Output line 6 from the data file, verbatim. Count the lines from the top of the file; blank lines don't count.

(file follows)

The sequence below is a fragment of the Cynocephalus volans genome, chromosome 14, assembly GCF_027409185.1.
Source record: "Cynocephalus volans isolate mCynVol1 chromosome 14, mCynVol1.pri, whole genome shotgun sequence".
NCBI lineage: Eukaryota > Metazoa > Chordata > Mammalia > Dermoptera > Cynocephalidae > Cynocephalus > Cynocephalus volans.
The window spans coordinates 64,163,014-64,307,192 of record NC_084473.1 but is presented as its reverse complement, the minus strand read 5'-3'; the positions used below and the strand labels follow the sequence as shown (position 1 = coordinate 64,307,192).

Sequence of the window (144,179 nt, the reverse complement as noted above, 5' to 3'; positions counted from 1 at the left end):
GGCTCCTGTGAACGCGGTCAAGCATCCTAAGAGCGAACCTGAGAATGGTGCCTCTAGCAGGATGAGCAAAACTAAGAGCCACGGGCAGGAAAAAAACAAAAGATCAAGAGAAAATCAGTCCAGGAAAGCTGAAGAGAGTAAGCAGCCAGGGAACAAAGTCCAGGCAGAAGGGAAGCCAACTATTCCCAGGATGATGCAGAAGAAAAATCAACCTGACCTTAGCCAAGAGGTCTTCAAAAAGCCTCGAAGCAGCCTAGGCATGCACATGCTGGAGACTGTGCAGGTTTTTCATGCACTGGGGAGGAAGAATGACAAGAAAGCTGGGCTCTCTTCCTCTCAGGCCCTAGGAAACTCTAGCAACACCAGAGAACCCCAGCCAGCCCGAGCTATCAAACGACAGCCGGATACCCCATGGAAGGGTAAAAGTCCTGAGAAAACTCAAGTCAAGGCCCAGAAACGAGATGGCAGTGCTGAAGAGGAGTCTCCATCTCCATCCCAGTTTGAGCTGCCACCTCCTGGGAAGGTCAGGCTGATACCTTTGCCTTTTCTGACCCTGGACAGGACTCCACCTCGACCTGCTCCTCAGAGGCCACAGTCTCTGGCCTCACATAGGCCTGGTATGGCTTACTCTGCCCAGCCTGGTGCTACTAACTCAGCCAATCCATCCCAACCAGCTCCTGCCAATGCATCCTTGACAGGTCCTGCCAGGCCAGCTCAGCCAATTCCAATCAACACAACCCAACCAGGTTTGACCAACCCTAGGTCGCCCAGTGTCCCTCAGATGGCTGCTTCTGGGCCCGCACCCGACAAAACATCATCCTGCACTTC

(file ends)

GGCTCCTGTGAACGCGGTCAAGCATCCTAAGAGCGAACCTGAGAATGGTGCCTCTAGCAGGATGAGCAAAACTAAGAGCCACGGGCAGGAAAAAAACAAAAGATCAAGAGAAAATCAGTCCAGGAAAGCTGAAGAGAGTAAGCAGCCAGGGAACAAAGTCCAGGCAGAAGGGAAGCCAACTATTCCCAGGATGATGCAGAAGAAAAATCAACCTGACCTTAGCCAAGAGGTCTTCAAAAAGCCTCGAAGCAGCCTAGGCATGCACATGCTGGAGACTGTGCAGGTTTTTCATGCACTGGGGAGGAAGAATGACAAGAAAGCTGGGCTCTCTTCCTCTCAGGCCCTAGGAAACTCTAGCAACACCAGAGAACCCCAGCCAGCCCGAGCTATCAAACGACAGCCGGATACCCCATGGAAGGGTAAAAGTCCTGAGAAAACTCAAGTCAAGGCCCAGAAACGAGATGGCAGTGCTGAAGAGGAGTCTCCATCTCCATCCCAGTTTGAGCTGCCACCTCCTGGGAAGGTCAGGCTGATACCTTTGCCTTTTCTGACCCTGGACAGGACTCCACCTCGACCTGCTCCTCAGAGGCCACAGTCTCTGGCCTCACATAGGCCTGGTATGGCTTACTCTGCCCAGCCTGGTGCTACTAACTCAGCCAATCCATCCCAACCAGCTCCTGCCAATGCATCCTTGACAGGTCCTGCCAGGCCAGCTCAGCCAATTCCAATCAACACAACCCAACCAGGTTTGACCAACCCTAGGTCGCCCAGTGTCCCTCAGATGGCTGCTTCTGGGCCCGCACCCGACAAAACATCATCCTGCACTTC